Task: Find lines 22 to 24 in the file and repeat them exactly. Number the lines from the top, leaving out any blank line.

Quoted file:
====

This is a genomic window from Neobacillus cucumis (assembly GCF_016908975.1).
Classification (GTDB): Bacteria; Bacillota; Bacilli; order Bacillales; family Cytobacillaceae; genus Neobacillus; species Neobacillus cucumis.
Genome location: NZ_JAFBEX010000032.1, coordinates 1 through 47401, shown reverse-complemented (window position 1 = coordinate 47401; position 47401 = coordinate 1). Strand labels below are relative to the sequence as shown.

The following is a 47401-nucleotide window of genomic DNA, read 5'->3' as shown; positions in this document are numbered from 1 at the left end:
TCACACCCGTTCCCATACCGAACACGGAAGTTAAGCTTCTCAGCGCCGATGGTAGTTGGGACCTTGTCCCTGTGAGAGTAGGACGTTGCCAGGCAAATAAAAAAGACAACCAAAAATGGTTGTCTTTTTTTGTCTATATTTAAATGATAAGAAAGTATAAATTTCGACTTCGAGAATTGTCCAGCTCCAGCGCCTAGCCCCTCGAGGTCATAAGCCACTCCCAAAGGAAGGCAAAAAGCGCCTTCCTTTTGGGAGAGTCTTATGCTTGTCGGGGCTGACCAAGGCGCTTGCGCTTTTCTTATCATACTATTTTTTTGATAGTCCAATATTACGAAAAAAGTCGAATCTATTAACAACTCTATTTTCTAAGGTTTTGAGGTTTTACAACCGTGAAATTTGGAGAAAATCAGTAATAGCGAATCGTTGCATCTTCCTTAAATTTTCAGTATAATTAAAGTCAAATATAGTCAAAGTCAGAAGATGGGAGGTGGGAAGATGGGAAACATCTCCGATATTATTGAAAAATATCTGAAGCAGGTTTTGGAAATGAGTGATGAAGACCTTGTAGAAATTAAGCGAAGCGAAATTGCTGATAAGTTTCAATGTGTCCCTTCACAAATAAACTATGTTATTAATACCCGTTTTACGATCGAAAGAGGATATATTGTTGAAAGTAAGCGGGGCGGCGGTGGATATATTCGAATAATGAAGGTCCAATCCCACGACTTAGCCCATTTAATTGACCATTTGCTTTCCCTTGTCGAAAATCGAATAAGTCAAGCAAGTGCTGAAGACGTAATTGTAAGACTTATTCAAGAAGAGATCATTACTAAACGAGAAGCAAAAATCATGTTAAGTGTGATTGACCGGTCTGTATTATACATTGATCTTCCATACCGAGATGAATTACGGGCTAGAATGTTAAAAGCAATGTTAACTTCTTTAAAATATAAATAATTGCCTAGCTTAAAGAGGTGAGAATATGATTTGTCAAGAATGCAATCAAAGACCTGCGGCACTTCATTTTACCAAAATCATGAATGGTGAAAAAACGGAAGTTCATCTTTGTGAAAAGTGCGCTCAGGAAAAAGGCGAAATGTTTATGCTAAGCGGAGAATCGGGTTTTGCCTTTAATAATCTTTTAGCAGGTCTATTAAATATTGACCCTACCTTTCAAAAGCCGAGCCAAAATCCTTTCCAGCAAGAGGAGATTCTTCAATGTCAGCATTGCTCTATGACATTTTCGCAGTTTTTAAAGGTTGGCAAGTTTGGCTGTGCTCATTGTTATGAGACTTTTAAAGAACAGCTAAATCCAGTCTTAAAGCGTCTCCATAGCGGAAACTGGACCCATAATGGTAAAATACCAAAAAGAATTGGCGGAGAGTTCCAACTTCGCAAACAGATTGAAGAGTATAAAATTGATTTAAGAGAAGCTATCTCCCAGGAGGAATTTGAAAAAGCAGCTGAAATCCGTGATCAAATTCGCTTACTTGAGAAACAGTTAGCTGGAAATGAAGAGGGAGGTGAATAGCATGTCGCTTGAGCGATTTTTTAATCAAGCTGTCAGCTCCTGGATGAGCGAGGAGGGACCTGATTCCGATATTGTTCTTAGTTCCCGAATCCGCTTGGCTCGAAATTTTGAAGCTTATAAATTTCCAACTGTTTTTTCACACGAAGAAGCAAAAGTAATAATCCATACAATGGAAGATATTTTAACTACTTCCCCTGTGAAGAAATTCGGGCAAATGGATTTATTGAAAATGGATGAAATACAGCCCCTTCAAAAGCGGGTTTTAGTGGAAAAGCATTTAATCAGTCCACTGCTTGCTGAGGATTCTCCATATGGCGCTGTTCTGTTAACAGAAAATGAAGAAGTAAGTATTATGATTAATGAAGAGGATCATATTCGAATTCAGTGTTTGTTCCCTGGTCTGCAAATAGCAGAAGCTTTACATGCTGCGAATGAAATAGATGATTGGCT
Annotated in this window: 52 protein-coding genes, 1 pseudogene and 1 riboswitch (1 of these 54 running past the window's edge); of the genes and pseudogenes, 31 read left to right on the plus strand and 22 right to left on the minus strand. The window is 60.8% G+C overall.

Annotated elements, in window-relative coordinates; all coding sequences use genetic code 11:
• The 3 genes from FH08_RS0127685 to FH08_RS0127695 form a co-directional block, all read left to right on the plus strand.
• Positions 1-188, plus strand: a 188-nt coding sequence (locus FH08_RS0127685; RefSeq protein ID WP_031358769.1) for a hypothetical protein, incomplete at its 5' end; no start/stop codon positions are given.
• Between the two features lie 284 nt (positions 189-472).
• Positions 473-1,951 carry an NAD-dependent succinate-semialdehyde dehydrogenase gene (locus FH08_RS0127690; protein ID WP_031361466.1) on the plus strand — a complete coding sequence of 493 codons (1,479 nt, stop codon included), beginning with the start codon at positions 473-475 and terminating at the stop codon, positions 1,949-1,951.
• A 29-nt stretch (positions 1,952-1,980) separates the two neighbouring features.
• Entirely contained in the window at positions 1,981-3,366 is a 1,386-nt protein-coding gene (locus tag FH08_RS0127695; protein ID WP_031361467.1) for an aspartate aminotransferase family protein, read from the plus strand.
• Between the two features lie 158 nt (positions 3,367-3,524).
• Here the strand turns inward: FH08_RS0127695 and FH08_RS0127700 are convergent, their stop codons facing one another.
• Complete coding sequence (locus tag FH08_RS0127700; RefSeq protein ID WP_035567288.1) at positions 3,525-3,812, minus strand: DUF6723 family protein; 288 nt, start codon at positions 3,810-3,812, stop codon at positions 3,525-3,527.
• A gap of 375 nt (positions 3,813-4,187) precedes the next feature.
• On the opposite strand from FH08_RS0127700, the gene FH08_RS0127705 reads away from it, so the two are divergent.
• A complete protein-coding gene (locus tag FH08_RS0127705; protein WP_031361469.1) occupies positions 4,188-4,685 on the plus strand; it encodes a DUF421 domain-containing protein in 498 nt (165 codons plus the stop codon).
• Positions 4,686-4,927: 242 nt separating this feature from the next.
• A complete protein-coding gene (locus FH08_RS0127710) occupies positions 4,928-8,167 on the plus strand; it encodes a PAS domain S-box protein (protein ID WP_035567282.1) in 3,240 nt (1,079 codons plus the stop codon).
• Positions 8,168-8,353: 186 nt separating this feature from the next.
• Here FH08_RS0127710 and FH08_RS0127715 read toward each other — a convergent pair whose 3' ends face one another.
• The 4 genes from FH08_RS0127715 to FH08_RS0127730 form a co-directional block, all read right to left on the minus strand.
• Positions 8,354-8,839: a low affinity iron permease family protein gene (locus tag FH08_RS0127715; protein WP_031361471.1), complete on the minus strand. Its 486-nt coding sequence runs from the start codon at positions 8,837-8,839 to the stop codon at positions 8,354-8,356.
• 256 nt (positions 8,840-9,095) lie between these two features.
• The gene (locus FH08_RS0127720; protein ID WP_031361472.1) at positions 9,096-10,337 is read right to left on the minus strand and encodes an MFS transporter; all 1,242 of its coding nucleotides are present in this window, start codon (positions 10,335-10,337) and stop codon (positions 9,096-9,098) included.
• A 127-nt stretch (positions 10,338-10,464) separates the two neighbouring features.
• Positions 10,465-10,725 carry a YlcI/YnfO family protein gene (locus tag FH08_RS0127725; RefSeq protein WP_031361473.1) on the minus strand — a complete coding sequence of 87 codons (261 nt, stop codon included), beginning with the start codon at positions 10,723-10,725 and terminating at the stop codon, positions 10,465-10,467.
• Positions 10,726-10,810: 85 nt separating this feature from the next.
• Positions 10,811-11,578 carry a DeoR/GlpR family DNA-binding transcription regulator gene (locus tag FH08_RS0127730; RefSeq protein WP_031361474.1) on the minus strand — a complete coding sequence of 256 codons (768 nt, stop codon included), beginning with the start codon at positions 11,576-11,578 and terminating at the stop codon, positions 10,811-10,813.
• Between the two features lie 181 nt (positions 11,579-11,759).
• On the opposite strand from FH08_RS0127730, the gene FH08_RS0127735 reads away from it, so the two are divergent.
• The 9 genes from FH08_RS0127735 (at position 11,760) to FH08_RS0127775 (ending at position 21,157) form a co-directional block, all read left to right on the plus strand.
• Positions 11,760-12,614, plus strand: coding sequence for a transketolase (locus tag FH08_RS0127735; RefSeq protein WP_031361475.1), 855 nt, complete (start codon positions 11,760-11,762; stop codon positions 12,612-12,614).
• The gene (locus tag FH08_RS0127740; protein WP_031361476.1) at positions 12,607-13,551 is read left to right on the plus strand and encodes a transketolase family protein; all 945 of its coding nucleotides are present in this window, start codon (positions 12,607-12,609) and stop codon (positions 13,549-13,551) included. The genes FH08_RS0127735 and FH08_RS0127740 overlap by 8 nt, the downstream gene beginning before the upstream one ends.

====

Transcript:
• Positions 8,168-8,353: 186 nt separating this feature from the next.
• Here FH08_RS0127710 and FH08_RS0127715 read toward each other — a convergent pair whose 3' ends face one another.
• The 4 genes from FH08_RS0127715 to FH08_RS0127730 form a co-directional block, all read right to left on the minus strand.